On paper, Motiejunas is a good fit with the Mike D’Antoni Rockets. Two seasons ago he shot 36.8 percent from three, and it is easy to see where in the transition scrambles that the Rockets’ offense creates he could run to the arc or post up smaller defenders inside early in the clock. He could be a nice reserve big in Houston.

Which is why they likely match. But now the clock is ticking.

Report: No additional fine, punishment for Draymond Green after kicking flagrant

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Draymond Green picked up a flagrant foul after flailing his legs – this time catching James Harden in the face — and once again it’s become the topic of the day in the NBA.

If you didn’t see it (video above), Kevin Durant missed a three and Green made a good hustle play to get the offensive board and go back up, where he was fouled by James Harden. The foul threw Green off-balance and, as he does, he flailed his legs up, and his right leg caught Harden in the face. The replay center reviewed the play and called the original common foul on Harden, but a Flagrant 1 on Green for the kick. It mattered because it was overtime of a close game and that both evened out the free throws and gave Houston the ball again.

However, the league didn’t see this as the kind of intentional, malicious foul that gets extra attention, according to Chris Haynes of ESPN.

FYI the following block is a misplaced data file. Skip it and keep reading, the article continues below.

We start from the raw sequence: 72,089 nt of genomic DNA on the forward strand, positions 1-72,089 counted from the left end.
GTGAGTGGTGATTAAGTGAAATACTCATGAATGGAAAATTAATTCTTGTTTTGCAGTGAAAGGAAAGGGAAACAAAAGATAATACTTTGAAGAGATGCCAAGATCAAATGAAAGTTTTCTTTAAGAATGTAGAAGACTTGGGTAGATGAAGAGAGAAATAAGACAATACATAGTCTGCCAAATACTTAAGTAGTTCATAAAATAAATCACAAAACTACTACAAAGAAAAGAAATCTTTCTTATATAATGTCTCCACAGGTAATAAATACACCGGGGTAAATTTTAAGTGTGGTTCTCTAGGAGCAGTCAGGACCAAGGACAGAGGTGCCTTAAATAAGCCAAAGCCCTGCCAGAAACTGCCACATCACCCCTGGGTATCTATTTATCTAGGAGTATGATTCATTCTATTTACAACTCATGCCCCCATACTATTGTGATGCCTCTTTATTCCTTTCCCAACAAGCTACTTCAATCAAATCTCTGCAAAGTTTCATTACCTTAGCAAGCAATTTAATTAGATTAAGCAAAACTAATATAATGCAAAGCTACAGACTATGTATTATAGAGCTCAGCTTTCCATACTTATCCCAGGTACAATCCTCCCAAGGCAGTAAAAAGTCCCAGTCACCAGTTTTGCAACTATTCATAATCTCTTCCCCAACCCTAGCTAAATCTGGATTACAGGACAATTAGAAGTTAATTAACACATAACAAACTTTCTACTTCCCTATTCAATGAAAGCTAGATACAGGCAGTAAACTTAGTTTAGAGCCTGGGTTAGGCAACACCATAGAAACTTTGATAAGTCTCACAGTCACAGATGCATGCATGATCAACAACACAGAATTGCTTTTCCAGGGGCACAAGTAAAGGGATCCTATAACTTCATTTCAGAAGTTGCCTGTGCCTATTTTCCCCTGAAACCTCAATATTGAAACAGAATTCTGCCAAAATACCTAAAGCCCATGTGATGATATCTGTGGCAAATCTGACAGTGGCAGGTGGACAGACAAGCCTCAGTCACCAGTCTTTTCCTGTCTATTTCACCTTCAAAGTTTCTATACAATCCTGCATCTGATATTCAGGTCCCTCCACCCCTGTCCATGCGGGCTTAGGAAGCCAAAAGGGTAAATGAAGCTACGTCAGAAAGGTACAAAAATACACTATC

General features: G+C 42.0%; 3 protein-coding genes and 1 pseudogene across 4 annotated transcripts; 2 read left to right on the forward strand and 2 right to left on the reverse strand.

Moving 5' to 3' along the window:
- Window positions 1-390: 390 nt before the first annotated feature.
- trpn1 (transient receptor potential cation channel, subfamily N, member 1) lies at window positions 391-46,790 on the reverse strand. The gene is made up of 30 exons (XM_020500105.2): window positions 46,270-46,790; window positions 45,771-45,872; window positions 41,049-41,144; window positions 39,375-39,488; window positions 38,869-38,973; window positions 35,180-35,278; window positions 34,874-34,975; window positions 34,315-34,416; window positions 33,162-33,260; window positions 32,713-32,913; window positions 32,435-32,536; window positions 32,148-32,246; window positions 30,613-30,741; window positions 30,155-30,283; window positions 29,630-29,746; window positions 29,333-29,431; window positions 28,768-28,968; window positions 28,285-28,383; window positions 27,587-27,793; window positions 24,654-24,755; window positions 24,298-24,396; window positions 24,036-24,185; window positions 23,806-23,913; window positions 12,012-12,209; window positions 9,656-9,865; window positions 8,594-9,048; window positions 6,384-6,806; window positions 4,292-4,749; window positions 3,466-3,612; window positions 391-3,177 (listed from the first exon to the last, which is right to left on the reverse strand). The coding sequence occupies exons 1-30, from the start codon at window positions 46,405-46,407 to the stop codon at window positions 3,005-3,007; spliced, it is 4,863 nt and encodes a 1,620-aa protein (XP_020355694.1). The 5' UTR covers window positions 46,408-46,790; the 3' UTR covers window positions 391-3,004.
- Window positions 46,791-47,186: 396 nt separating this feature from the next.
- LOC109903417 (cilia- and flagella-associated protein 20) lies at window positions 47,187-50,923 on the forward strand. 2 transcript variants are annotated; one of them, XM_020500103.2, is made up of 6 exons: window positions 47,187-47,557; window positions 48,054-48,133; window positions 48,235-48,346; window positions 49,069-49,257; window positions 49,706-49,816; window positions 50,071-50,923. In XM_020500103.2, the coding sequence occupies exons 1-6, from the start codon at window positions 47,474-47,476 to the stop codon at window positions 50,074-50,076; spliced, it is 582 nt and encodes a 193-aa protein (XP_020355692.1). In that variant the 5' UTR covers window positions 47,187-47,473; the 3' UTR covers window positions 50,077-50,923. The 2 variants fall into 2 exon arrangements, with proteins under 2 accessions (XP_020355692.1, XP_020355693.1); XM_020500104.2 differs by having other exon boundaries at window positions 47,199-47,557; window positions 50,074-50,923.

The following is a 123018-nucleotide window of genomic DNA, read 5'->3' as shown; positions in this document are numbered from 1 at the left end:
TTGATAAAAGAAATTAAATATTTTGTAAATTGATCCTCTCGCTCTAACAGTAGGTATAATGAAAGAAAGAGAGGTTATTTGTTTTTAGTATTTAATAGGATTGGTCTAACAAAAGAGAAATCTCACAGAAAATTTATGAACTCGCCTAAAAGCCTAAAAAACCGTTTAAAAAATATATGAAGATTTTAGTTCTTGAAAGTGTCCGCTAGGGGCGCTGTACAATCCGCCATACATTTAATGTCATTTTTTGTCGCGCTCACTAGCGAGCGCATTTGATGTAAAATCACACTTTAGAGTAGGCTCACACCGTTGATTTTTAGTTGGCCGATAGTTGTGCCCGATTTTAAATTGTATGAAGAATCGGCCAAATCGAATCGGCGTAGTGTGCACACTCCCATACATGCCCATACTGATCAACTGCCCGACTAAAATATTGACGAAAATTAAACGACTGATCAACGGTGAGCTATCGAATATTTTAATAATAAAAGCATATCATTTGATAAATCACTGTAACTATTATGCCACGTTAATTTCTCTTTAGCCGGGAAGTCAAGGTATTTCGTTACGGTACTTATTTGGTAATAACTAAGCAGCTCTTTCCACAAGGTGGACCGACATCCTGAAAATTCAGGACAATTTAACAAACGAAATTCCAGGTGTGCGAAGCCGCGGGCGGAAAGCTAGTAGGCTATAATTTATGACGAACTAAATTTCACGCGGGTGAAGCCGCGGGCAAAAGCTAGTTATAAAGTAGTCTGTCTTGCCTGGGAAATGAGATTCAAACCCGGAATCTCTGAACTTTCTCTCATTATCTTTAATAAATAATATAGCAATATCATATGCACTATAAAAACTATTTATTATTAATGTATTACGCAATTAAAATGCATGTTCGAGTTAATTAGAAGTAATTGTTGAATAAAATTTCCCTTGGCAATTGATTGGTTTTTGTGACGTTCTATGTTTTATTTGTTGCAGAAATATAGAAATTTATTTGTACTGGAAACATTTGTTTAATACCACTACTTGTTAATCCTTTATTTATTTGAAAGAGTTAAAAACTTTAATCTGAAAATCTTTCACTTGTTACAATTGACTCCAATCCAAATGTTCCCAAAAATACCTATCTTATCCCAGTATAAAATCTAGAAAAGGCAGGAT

That outcome seems about right to me. This was not the Steven Adams situation. Green went up, was fouled by Harden which did disrupt his balance, and he threw his leg up. Whether he did that intentionally, just instinctively looking to draw a foul, or if it was simply a move to keep his balance is irrelevant — he got his foot up high enough to hit James Harden in the face, that’s a flagrant foul. It wasn’t severe enough to warrant a suspension or fine in my opinion, but players are responsible for their bodies on the court and if you kick a guy in the face that comes with consequences. Like a high boot in soccer, there is no room for debate here.

Is Green being watched for this more than other players? Duh. Of course he is, this is seven incidents I can think of without bothering to go to Google. Yes, other players do it too, but Green has the reputation. And the league is cracking down on it. Hence the flagrant.